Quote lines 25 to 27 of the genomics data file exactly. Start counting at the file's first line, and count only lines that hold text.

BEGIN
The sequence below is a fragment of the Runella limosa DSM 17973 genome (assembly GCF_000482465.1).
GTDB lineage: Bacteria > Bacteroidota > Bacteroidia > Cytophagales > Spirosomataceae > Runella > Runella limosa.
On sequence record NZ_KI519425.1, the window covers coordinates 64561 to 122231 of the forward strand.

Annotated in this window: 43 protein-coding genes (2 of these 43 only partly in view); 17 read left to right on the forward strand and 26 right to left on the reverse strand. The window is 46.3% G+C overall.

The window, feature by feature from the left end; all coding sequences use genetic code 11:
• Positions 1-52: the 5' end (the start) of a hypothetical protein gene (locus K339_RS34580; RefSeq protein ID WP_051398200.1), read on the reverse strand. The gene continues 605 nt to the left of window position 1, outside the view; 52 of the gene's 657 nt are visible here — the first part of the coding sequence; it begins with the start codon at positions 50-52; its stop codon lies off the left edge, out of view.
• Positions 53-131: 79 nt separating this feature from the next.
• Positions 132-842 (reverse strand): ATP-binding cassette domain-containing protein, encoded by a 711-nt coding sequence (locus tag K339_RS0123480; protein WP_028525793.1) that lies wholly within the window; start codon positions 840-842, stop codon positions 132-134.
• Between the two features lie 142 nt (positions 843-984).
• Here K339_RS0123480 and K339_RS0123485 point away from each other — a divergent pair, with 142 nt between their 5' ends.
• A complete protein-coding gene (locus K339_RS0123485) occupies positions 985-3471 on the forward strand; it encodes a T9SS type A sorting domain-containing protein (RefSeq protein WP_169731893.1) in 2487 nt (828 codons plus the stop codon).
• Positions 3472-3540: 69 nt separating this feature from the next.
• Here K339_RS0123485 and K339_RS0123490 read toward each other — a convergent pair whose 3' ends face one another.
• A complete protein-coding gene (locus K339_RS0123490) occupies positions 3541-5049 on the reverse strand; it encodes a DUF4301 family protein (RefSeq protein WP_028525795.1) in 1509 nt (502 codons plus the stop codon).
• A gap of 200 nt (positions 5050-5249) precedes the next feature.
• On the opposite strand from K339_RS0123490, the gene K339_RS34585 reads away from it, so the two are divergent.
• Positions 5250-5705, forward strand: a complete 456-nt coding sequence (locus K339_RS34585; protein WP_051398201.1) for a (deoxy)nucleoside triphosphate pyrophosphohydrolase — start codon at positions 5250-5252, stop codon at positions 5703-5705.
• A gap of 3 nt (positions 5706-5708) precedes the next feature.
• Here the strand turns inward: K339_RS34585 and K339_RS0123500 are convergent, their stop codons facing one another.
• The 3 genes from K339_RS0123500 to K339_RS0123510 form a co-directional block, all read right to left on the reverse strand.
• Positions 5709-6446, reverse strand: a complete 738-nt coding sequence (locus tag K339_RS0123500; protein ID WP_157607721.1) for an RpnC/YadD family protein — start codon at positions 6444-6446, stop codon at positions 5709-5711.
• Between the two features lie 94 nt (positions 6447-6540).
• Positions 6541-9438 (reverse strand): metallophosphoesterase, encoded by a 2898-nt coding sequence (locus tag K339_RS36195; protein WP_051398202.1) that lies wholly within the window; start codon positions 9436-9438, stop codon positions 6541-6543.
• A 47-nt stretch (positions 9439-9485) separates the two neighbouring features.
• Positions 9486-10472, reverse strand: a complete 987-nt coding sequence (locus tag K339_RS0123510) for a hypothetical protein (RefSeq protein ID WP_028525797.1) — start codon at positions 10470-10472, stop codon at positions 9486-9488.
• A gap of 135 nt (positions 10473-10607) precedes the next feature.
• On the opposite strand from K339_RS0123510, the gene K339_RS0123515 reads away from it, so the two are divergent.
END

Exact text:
• Positions 9486-10472, reverse strand: a complete 987-nt coding sequence (locus tag K339_RS0123510) for a hypothetical protein (RefSeq protein ID WP_028525797.1) — start codon at positions 10470-10472, stop codon at positions 9486-9488.
• A gap of 135 nt (positions 10473-10607) precedes the next feature.
• On the opposite strand from K339_RS0123510, the gene K339_RS0123515 reads away from it, so the two are divergent.